Blog post sharing six family day out essentials

Days out with children require a crazy amount of thought and advance planning, if you don’t plan for every possible extreme scenario (and one more just in case) you can pretty much guarantee that you will need something that you don’t have, usually when you are in the middle of no where. In a bid to ensure that both me and you never end up facing the regret of not bringing exactly what we need to deal with our tantrum-ing/messy/ill toddlers I’m sharing this handy family day out essentials guide.

Spare clothing

On days out we can pretty much guarantee that Aria is going to do something to get dirty, whether it be mud, food, or something else, a spare pair of clothing is almost always required. Going out without a spare pair of clothes is almost as silly as going out without a supply of nappies.

A picnic

As much as I love popping into cafe’s for a coffee and a cake you really can’t beat a home-made picnic, especially when you are on a budget! Make a picnic fun (and take the pressure off yourself!) and get the whole family involved in choosing the picnic items, making the sandwiches, and packing everything up. If, like Aria, your children are fussy eaters, packing a picnic that’s full of their favourite foods can make the day a lot easier and less stressful.


It doesn’t matter how clear the sky is or how warm and sunny it is when you set off, there is always a chance of rain, especially living in Wales. A decent waterproof jacket is essential when out on family adventures. Top tip, buy lightweight fold up jackets like the ones from Target Dry as there is a huge chance that you are going to be lugging them around all day!

A spare toy

Whenever you go anywhere with a small child, you can guarantee you’ll have an additional guest; Peppa Pig in our case. Despite kicking off at the sheer thought of leaving Peppa at home Aria soon gets bored of her when we are out, usually distracted by muddy puddles or food, and will quite happily drop her anywhere without even realising. This often results in us losing said Peppa Pig which is why we stock up on the small (cheap) ones for when we are out and about.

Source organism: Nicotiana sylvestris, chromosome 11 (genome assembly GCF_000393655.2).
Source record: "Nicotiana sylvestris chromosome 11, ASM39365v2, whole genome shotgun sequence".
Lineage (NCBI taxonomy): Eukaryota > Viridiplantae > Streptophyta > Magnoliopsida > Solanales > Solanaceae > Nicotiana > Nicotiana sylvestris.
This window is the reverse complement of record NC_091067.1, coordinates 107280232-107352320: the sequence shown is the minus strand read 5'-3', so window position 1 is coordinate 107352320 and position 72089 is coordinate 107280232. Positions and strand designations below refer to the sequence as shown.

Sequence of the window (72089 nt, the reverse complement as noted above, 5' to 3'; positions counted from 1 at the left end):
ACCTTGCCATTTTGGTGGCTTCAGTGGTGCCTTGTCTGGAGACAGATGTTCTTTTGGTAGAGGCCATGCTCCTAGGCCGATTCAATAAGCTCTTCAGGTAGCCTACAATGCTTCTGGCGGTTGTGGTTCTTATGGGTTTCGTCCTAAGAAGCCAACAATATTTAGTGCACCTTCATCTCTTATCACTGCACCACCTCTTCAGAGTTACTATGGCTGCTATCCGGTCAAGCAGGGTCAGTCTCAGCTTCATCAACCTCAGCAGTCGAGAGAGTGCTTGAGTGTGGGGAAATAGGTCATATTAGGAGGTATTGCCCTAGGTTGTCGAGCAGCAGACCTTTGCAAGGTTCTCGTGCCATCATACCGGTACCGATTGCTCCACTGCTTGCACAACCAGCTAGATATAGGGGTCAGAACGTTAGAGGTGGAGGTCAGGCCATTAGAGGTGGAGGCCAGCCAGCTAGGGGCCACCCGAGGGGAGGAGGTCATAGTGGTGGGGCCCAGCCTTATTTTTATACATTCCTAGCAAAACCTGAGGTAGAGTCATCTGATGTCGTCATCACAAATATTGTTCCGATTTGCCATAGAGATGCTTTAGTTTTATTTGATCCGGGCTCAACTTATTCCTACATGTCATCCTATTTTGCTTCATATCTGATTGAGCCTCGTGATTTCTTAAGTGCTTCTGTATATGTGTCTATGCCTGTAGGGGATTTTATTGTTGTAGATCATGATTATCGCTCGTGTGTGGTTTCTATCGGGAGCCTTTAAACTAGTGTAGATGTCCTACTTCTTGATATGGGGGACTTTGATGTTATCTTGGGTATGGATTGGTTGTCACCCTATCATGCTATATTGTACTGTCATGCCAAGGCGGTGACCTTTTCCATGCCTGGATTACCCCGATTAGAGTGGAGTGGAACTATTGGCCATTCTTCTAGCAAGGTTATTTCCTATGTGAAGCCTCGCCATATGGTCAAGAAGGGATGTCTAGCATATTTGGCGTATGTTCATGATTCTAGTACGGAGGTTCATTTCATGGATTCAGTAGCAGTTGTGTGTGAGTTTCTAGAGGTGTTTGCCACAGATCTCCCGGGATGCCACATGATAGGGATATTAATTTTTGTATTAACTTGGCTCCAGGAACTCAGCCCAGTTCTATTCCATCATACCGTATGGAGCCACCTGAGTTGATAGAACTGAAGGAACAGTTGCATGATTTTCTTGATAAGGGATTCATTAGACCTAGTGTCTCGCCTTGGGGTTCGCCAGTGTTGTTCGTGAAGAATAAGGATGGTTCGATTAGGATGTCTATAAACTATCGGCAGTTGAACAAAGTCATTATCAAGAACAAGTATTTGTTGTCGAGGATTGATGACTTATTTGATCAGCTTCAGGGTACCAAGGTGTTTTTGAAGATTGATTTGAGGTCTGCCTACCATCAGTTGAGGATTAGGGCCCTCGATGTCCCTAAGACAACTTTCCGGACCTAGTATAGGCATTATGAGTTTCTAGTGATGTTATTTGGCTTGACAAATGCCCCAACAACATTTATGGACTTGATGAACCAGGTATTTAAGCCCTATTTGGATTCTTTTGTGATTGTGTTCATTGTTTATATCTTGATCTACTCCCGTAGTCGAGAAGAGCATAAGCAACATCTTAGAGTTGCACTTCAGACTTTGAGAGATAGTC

A camera

Obviously being a budding photographer, blogger and Instagram-er I absolutely cannot go out without the camera. No one should, there are so many amazing memories to capture and treasure on family day trips. Keep a camera (or even your phone) at hand so that you can capture some perfect memories. You never know when the perfect photo op will arise.

Emergency supplies

Keep your handbag well-stocked with first-aid essentials such as plasters, bandages, antibacterial wipes, and Calpol just in case there’s an accident.

And whatever you do – DON’T FORGET THE WET WIPES (yes, I have done that, yes it was a disaster).

*Disclosure – Collaborative Post*

motherhood the lonely truth - motherhood is lonely

Isn’t it strange, how you can be so lonely yet rarely alone? Motherhood sure is a strange, and very often, lonely place.

I was lucky, there were several people who I knew on maternity leave at the same time as me, we bonded over our new found common interest. We went to baby & toddler groups together and it was lovely. Then maternity leave came to an end. We work different days, our child’s sleeping patterns clash and we rarely see each other. I tried attending one or two mother and toddler groups on my own once everyone else had returned to work. I hated it. I didn’t chat to anyone. Just sat there like a nervous wreck. Everyone had already formed their friendship groups and I was alone. Much like that lone mother would have felt when she walked in and saw me and my friends sat together, laughing and joking, in a happy group. We didn’t mean to alienate people; but I’m sure that we did.

Working from home is great, I love the flexibility, I love that I get to spend more time with Aria, I love making money doing something that I love. But I hadn’t realised quite how much I would miss gossiping while working in an office along with forty odd women. Those women weren’t just colleagues, they were friends. The harsh reality is that people are busy, people have their own things and you rarely keep in touch.

I am so grateful for my online friends, my blogging friends who keep me sane by flooding my WhatsApp with conversations, advice and banter on a daily (more like a minutely – is that a thing?) basis. Without these girls I really would crack up. These girls have become my rocks, my friends. I may not see them in the flesh, but I see their words and feel their support.